Soon we will be able to talk to the animals

From a talk by the curator of the wildlife section of the National Sound Archive, Richard Ranft, delivered at the British Library in London
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The Independent Online

At this time of the year in Britain, you only have to hear the dawn chorus of birdsong (which starts at about 4.30 in the morning) to appreciate the variety of sounds of nature. But creatures have been uttering sounds on earth for many millions of years, and there's a tremendous diversity of natural sounds.

At this time of the year in Britain, you only have to hear the dawn chorus of birdsong (which starts at about 4.30 in the morning) to appreciate the variety of sounds of nature. But creatures have been uttering sounds on earth for many millions of years, and there's a tremendous diversity of natural sounds.

Many animals make incidental sounds as a by-product of their movements - flying, running and swimming sounds - but other sounds are deliberately produced by animals for the purposes of communication.

Amphibians were perhaps the first vertebrates on land to be heard on earth when they evolved some 200 million years ago. There are today about 4,000 species of frogs and toads, each with its own distinctive voice. Reptiles such as snakes and geckos make communication sounds, but it is surprising to learn that many fish produce distinctive sounds underwater. The oceans are not "the silent world" that Jacques Cousteau once described them as. This next recording is of the mating call of the haddock.

Other creatures besides fish and walruses produce sounds underwater. Whales and dolphins have elaborate communication and sonar signals, and some crustaceans produce sounds. Just as in the tropics the air is filled with the sound of cicadas and other insects, the tropical oceans reverberate with the noisy crackling made by the snapping shrimp.

The most vocal animals are the birds. Some, such as the puffin, use their voice only occasionally, but in many species the voice is used frequently. Some birds have a vocabulary of around 20 calls, some of them with precise meanings. For example, a chaffinch has one alarm call to warn of the presence of a bird of prey, and a different one for a terrestrial predator such as a cat.

Many birds have evolved very complex songs, which are primarily used to attract mates and defend breeding territories. The capercaillie, a bird of the Scottish Highlands, has a peculiar song which has been likened to the sound of wine being emptied out of a bottle.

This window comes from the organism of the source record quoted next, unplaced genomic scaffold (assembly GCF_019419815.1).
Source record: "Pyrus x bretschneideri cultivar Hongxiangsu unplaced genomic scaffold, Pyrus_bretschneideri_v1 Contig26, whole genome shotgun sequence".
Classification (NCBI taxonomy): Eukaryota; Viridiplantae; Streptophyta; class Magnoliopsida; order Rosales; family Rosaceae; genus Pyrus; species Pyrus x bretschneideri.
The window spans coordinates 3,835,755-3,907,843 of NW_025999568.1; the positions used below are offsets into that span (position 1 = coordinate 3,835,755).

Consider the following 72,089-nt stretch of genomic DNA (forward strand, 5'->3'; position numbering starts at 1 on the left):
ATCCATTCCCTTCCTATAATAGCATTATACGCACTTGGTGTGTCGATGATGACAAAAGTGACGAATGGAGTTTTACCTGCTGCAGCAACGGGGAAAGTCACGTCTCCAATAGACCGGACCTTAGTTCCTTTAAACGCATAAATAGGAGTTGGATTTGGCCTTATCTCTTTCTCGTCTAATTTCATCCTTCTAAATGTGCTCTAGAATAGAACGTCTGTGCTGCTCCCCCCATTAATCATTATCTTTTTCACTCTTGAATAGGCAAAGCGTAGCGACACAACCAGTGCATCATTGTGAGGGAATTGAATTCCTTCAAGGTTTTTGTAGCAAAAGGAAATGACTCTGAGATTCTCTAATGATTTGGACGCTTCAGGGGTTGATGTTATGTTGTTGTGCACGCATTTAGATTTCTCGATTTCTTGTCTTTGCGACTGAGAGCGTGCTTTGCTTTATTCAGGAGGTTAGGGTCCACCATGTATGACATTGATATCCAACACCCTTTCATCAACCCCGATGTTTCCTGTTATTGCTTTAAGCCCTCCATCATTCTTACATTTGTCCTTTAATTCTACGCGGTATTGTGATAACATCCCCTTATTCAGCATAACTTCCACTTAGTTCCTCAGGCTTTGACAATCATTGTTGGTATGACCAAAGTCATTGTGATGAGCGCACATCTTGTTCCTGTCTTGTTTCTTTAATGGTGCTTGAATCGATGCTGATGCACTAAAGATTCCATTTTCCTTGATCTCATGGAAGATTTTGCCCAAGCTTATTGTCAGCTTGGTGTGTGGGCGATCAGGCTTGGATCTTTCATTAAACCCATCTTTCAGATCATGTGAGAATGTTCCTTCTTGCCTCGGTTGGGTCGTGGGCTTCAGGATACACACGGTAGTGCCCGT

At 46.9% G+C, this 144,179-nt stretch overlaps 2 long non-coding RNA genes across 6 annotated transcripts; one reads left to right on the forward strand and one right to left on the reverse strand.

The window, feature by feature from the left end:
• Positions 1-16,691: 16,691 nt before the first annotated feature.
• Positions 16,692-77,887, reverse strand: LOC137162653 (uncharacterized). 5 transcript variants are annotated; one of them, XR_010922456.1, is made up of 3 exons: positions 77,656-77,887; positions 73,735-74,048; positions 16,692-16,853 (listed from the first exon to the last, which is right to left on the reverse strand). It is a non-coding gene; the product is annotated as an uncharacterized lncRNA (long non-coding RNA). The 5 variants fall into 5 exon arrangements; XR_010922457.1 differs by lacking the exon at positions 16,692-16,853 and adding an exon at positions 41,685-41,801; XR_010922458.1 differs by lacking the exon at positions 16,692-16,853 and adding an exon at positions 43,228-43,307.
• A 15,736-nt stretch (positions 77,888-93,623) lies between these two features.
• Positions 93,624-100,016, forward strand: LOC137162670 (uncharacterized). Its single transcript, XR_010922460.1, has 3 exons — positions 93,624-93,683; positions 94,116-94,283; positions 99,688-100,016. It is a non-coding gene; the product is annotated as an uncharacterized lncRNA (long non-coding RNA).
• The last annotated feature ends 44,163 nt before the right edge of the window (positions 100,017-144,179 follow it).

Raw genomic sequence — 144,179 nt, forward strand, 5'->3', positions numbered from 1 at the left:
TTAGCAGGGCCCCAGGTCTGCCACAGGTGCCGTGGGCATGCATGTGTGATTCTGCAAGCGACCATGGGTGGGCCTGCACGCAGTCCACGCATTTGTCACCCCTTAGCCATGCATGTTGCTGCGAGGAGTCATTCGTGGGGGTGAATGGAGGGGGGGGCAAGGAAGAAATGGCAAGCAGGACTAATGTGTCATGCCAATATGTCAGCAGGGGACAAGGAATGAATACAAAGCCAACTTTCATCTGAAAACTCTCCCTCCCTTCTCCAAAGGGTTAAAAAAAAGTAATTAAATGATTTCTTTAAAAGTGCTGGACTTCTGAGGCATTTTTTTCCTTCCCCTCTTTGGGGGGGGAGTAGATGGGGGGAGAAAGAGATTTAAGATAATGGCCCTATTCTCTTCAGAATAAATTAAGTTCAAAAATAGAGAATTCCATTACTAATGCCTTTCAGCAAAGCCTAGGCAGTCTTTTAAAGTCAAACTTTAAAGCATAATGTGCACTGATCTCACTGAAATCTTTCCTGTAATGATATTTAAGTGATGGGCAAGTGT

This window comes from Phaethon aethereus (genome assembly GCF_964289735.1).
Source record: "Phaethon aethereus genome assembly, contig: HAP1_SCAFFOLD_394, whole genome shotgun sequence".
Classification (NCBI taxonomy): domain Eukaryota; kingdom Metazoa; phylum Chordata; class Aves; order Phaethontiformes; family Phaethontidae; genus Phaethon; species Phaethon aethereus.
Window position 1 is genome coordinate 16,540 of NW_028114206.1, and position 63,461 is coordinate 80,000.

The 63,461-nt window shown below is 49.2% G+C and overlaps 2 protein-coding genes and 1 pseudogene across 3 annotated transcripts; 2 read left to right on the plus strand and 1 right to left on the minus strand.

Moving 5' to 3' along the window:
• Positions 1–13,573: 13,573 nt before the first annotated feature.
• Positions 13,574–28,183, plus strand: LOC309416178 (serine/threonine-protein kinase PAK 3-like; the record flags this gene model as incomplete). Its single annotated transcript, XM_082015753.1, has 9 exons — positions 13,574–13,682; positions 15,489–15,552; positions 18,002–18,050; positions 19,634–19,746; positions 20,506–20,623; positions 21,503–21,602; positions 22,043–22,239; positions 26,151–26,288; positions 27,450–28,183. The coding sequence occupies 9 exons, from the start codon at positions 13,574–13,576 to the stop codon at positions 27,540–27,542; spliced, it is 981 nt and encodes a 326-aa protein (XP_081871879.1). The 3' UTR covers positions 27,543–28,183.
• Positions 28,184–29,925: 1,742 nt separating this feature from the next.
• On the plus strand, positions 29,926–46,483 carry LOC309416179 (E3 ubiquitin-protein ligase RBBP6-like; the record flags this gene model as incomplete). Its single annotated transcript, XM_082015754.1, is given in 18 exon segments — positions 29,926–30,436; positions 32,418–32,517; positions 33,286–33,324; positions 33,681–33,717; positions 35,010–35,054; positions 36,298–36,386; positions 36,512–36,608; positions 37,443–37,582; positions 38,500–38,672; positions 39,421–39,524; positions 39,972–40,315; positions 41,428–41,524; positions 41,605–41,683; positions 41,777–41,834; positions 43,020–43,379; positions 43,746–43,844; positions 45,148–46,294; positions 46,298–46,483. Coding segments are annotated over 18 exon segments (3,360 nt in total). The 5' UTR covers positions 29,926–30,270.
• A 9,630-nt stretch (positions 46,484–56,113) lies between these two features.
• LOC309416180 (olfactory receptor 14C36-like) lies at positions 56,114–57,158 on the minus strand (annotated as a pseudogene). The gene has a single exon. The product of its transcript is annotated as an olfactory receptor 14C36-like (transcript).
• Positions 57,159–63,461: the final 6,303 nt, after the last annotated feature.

In true songbirds, sound production is highly developed and quite musical to human ears. Some birds are able to mimic other birds and animals, and even man-made sounds, as we heard from the bowerbird. There is a recording, for example, of a blackbird, recorded recently outside offices in London, apparently mimicking the sound of a computer modem. No animal has evolved the sophistication of human speech. However, many mammals have sounds that are outside the range of human hearing. A recent discovery is that elephants can produce infrasound. Low-frequency sounds travel further than high frequency ones, and the elephants use these sounds to maintain contact over large distances in the African bush.

From the largest land animals to some of the very smallest, the insects. Everyone is familiar with the stridulations of grasshoppers and crickets in late summer, but there are other, smaller insect musicians that escape most people's attention. Planthoppers are tiny sap-sucking insects, a couple of millimetres in length. In their miniature world, grass stems are the size of tree trunks, yet these tiny bugs tap out complex drumming patterns on to the plants on which they sit. These sounds cannot be heard more than a few millimetres away and have to be recorded with special sensors in direct contact with the plant. Each bug has its own distinct beat.

New species are often discovered by their voices. Recently it was discovered that the common pipistrelle bat in Britain is in fact two similar species. One has a higher-pitched voice and is now called the soprano pipistrelle. Studies of animal sounds are also yielding clues to the origins of human language.

Charles Darwin in 1872 advanced the scientific discussion on the origins of animal sounds and their meaning, but he doubted whether anyone would ever explain them fully. He could not have foreseen the technical developments that have allowed us to understand so much more. New techniques are being developed that allow interactive dialogues via a computer that will soon enable us to really "talk to the animals".

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